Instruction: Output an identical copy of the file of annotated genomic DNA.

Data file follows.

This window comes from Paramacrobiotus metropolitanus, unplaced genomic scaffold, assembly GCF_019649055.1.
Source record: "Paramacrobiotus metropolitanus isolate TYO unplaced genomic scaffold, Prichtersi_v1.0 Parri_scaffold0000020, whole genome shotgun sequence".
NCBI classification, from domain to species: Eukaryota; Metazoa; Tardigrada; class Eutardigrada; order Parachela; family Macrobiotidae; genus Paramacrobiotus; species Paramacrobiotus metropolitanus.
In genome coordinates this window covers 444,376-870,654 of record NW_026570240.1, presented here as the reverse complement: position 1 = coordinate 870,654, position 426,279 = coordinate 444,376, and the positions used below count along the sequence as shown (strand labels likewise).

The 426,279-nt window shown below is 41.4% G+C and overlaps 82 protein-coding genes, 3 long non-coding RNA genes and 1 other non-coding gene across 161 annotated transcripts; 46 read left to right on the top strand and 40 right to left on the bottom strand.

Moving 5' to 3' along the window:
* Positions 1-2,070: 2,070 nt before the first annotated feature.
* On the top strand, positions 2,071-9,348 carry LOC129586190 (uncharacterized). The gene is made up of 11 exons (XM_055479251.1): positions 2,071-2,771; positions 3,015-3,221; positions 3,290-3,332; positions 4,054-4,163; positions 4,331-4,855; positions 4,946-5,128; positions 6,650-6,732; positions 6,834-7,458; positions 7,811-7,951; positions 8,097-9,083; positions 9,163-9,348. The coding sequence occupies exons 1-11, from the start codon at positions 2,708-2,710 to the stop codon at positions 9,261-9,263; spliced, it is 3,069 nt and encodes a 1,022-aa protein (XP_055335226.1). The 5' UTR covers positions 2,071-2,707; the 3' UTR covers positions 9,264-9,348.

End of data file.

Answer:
This window comes from Paramacrobiotus metropolitanus, unplaced genomic scaffold, assembly GCF_019649055.1.
Source record: "Paramacrobiotus metropolitanus isolate TYO unplaced genomic scaffold, Prichtersi_v1.0 Parri_scaffold0000020, whole genome shotgun sequence".
NCBI classification, from domain to species: Eukaryota; Metazoa; Tardigrada; class Eutardigrada; order Parachela; family Macrobiotidae; genus Paramacrobiotus; species Paramacrobiotus metropolitanus.
In genome coordinates this window covers 444,376-870,654 of record NW_026570240.1, presented here as the reverse complement: position 1 = coordinate 870,654, position 426,279 = coordinate 444,376, and the positions used below count along the sequence as shown (strand labels likewise).

The 426,279-nt window shown below is 41.4% G+C and overlaps 82 protein-coding genes, 3 long non-coding RNA genes and 1 other non-coding gene across 161 annotated transcripts; 46 read left to right on the top strand and 40 right to left on the bottom strand.

Moving 5' to 3' along the window:
* Positions 1-2,070: 2,070 nt before the first annotated feature.
* On the top strand, positions 2,071-9,348 carry LOC129586190 (uncharacterized). The gene is made up of 11 exons (XM_055479251.1): positions 2,071-2,771; positions 3,015-3,221; positions 3,290-3,332; positions 4,054-4,163; positions 4,331-4,855; positions 4,946-5,128; positions 6,650-6,732; positions 6,834-7,458; positions 7,811-7,951; positions 8,097-9,083; positions 9,163-9,348. The coding sequence occupies exons 1-11, from the start codon at positions 2,708-2,710 to the stop codon at positions 9,261-9,263; spliced, it is 3,069 nt and encodes a 1,022-aa protein (XP_055335226.1). The 5' UTR covers positions 2,071-2,707; the 3' UTR covers positions 9,264-9,348.